Mac launches pharmaceutical company to seek out and destroy cancerous tumours
February 23, 2017
McMaster’s Centre for Probe Development and Commercialization (CPDC) has secured $25M US ($33M CDN) in venture capital financing to launch a new pharmaceutical company in Hamilton, which will develop treatments using medical isotopes to identify, attack and eradicate cancer cells.
Fusion Pharmaceuticals—backed by several significant investors including Johnson & Johnson Innovation (JJDC)—will focus on a form of radiation therapy, known as alpha radiotherapeutics, to treat cancer tumours that resist traditional chemotherapy.
Its lead product, known as FPX-01, has been designed to seek out and infiltrate cancer cells and deliver a lethal and highly localized dose of radiation. In short, it can target and damage the very DNA of the cancer cells so they cannot grow back.
The company hopes to begin human clinical trials within the next year.
“Targeted delivery of medical isotopes that emit alpha particles can be used to kill tumour cells with remarkable precision and unprecedented potency,” says John Valliant, a Canada Research Chair in Medical Isotopes and Molecular Imaging Probes, who founded the CPDC in 2008.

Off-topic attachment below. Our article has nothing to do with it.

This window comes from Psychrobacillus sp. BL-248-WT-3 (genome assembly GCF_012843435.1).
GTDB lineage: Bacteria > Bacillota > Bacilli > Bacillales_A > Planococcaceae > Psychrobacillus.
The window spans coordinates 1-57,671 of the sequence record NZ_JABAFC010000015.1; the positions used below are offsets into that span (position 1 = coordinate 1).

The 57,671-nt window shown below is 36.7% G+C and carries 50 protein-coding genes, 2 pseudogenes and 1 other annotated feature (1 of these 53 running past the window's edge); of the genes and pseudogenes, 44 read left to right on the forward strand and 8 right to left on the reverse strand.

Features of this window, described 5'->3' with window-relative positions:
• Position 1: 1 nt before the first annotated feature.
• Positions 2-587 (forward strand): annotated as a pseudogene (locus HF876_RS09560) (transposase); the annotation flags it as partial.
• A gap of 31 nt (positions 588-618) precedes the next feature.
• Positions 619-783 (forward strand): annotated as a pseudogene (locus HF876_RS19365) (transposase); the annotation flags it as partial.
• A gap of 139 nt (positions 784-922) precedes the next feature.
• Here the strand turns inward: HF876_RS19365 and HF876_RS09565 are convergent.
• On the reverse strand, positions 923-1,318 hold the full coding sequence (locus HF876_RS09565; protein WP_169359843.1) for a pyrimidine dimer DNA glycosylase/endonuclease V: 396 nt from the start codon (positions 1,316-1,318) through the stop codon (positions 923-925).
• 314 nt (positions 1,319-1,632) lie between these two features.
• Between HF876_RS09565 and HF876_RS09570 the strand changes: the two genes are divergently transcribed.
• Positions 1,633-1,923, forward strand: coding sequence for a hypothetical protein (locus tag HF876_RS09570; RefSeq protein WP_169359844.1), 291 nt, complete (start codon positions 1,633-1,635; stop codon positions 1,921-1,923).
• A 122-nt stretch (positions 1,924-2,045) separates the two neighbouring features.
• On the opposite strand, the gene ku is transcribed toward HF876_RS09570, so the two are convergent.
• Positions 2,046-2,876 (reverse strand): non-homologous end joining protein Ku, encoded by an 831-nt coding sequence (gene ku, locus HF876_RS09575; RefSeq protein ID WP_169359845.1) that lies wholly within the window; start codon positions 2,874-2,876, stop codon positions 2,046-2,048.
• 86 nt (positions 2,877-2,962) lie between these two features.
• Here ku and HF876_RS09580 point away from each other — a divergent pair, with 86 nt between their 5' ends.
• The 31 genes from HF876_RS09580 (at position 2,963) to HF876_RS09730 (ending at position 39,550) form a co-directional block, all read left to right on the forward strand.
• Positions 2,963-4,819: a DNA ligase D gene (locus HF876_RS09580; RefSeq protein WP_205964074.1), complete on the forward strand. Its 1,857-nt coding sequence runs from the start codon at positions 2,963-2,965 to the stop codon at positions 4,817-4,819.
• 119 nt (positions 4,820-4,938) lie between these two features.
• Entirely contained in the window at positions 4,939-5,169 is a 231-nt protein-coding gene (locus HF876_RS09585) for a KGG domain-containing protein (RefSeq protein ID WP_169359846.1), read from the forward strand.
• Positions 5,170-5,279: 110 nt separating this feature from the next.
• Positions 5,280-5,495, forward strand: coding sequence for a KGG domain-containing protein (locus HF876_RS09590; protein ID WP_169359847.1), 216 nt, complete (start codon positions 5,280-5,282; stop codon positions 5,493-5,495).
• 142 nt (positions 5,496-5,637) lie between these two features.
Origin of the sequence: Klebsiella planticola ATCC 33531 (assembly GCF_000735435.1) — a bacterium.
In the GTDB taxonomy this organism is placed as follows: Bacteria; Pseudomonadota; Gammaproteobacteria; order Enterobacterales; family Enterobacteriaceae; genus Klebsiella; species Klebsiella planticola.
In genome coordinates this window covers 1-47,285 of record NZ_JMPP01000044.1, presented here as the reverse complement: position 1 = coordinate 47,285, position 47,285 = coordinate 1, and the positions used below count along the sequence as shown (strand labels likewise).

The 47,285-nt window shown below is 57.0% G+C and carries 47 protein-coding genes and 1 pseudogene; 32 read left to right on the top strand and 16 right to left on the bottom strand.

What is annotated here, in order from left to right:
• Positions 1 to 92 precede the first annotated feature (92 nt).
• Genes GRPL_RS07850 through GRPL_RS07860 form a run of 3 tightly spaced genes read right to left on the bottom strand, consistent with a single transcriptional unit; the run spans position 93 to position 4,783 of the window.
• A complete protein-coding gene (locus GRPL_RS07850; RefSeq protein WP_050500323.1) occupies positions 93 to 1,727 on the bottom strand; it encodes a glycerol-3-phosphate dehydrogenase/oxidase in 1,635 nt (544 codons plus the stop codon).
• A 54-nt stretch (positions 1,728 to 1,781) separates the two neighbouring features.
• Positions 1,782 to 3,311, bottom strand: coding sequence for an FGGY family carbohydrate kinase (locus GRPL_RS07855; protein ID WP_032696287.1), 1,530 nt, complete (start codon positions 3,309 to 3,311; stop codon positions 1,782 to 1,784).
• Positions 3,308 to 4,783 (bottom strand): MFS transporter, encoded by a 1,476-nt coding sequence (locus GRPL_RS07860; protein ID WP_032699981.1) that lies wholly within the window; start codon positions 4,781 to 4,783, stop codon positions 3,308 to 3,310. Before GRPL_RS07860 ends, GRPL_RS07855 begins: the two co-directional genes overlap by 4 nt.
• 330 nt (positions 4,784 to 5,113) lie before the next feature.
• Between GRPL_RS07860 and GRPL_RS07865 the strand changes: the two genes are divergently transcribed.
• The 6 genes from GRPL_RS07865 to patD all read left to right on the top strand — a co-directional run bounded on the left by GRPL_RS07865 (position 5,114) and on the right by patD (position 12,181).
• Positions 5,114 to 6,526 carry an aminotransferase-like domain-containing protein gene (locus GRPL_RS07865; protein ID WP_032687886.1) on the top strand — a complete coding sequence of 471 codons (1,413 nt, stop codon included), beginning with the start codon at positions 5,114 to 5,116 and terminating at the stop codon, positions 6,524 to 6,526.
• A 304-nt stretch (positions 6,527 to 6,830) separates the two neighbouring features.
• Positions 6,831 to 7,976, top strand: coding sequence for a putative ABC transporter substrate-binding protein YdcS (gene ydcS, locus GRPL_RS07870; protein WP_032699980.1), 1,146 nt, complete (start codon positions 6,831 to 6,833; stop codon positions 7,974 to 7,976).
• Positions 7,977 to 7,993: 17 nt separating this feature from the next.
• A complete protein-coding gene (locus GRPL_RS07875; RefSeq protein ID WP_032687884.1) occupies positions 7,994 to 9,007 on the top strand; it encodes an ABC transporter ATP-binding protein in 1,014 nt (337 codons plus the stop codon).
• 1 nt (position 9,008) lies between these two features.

“Fusion is focused on combining our expertise in radiopharmaceutical development and production with the appropriate targeting molecules to create a new generation of therapeutics that can address the need for better cancer treatments,” he says.
With this significant first round of funding secured, Fusion can now turn its attention to continuing its research and development and setting up shop in Hamilton.
“This is a great news investment for Hamilton’s life sciences sector and we’re looking forward to growing Fusion here, in our hometown,” says Rob Baker, McMaster’s vice-president of research. “One of the University’s priorities is to help advance the world-changing research happening at McMaster while connecting it to Hamilton, the province and the country. The Fusion success story is another example of the economic benefit of being home to one of the world’s best universities.”
The CPDC, which employs over 80 people and has locations and major partnerships in Hamilton, Toronto, Ottawa and Boston, is supported by the Networks of Centres of Excellence, the Ontario Institute of Cancer Research, McMaster University and a number of industry partners.